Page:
Grace Mugabe’s lavish lifestyle, earning her the nickname “Gucci Grace”, failed to ingratiate her to the Zimbabwe people – as they struggled to buy basic necessities she would go on spending sprees, once reportedly splashing £75,000, and withdrawing more than £5m from the Central Bank of Zimbabwe in the years up to 2004.
She was also embroiled in corruption over real estate in Zimbabwe and Hong Kong, and has a reputation for violence, punching a Sunday Times photographer in the face outside a luxury hotel in Hong Kong – but was granted immunity by China because she was Mr Mugabe’s wife.
Military intervention in the civil war in the neighbouring Democratic Republic of Congo also proved a heavy financial burden for Mr Mugabe.
But it was the forced distribution of land that proved decisive, turning what had been an exporter of food into a country with five million people dependent on food aid.
When Mr Mugabe became prime minister, some 70% of arable land was owned by about 4,000 descendants of white settlers.
Favouring a “willing buyer, willing seller” plan for the gradual redistribution of land, little was achieved until Mr Mugabe began using force in 1999 and 2000.
Self-styled “war veterans” invaded white-owned farms, and the British public quickly became familiar with stories of beatings, rape and killings.
The farm invasions severely affected agricultural production, leaving much of the country’s population lacking enough food to meet basic needs.
In 2002, the Commonwealth suspended Zimbabwe’s membership. When this was extended 18 months later, Mr Mugabe pulled his country out.
The US, meanwhile, had imposed sanctions of its own, saying the situation in Zimbabwe endangered the entire southern African region.
In 2004, the African Union openly criticised Zimbabwe’s open violation of human rights, citing the arrest and torture of lawyers, journalists and MPs.
Mr Mugabe has also been accused of using starvation as a conscious political weapon, by denying food aid to those areas supporting the opposition.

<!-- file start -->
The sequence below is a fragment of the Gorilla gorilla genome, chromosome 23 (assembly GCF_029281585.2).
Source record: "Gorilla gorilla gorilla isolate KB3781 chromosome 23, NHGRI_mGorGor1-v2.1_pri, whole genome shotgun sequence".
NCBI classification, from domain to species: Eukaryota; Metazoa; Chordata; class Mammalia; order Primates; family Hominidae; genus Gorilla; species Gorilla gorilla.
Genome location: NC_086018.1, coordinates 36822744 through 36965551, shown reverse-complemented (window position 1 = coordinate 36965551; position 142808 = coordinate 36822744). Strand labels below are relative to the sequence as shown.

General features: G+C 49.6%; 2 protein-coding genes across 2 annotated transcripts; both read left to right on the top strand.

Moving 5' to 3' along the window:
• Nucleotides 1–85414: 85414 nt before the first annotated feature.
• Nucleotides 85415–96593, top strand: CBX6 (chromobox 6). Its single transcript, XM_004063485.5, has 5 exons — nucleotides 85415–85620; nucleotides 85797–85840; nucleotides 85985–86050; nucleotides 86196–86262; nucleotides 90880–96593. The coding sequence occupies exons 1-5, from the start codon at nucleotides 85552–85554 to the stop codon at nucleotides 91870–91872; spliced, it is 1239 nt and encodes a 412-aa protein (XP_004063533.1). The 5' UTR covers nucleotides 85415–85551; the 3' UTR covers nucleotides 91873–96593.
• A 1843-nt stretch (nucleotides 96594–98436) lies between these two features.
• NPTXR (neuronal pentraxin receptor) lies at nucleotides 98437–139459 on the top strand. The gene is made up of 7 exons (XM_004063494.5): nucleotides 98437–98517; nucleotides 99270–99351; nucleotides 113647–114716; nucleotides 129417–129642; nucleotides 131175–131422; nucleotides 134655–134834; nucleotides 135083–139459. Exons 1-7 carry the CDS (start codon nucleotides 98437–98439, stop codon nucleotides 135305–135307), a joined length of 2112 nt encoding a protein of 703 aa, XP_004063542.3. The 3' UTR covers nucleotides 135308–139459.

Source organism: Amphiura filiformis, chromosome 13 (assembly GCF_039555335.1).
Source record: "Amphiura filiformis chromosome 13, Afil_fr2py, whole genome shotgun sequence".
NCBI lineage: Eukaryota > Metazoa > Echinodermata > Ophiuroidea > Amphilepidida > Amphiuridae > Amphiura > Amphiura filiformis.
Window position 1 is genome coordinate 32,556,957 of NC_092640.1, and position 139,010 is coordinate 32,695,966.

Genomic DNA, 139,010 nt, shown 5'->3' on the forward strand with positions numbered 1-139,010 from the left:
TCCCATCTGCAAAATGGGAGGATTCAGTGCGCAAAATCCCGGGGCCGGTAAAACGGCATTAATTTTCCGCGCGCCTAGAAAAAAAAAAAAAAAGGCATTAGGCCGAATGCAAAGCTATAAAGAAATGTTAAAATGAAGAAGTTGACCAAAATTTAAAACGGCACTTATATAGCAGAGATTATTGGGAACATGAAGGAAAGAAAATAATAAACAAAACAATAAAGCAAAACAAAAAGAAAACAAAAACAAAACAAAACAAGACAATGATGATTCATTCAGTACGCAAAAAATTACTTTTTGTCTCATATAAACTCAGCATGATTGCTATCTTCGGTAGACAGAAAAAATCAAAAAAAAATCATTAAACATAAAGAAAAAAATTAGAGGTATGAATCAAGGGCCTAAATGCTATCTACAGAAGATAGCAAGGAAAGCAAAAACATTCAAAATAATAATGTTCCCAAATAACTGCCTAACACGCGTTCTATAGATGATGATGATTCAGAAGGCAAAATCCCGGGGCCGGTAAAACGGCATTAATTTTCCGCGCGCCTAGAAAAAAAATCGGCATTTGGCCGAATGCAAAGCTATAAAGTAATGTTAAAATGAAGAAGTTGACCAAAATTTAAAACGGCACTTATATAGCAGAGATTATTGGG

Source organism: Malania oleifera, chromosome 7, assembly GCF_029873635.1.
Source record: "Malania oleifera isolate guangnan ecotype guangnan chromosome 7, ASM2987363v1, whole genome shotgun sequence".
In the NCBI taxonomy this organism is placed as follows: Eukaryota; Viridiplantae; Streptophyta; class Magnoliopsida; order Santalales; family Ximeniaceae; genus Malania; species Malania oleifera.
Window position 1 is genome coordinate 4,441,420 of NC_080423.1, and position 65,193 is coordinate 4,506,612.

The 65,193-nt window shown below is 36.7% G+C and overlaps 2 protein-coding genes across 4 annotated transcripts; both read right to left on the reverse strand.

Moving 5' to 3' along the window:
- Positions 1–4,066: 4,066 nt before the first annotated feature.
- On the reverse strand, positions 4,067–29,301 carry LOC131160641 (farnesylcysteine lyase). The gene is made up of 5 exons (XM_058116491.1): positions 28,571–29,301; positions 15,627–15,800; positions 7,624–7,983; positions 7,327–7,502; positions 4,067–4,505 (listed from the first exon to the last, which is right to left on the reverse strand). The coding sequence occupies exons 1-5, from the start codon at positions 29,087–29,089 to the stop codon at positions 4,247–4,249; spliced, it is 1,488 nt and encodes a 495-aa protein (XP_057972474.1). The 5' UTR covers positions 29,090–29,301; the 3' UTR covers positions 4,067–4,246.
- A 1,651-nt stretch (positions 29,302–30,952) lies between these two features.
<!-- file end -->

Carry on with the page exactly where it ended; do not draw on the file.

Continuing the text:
He was initially defeated in the presidential vote in 2008, with Morgan Tsvangirai winning by 47.9% to 43.2%.
But ahead of a run-off between the two as neither had secured 50% of the vote, a violent campaign against supporters of Mr Tsvangirai saw scores killed and thousands displaced.
Mr Tsvangirai pulled out of the run-off, and Mr Mugabe was re-inaugurated despite strong international condemnation of the election.
In the same year he had early prostate cancer and despite treatment being available in Zimbabwe, he travelled to Singapore – chartering Air Zimbabwe’s only long-haul aircraft – to be treated in a hospital which he has regularly frequented for health check-ups paid for by Harare.
Mr Mugabe won another presidential election in 2013, but the ballots were widely not considered free or fair, with claims of vote rigging and fears over violence.
Last year, he sacked his first vice president – Emmerson Mnangagwa – with speculation he was about to appoint his wife Grace as his successor.
On 15 November 2017, the national army placed him under house arrest and days later he was sacked as leader of the ZANU-PF.
The party than issued an ultimatum calling for him to resign, and began impeachment proceedings when he refused. He later resigned, and negotiated a deal which exempted him from prosecution and protected his business interests.
Weeks after the 94-year-old was forced to resign, in what he called a coup, he went for a medical check-up in Singapore, paid for with his pension which guarantees him foreign health care.
At least 20 aides accompanied him on each Singapore trip, claiming a day rate in foreign currency and accommodation in top hotels.
He then returned to the Singapore hospital in September, where Mr Mnangagwa said he was unable to walk, but would remain supported by the Zimbabwe government.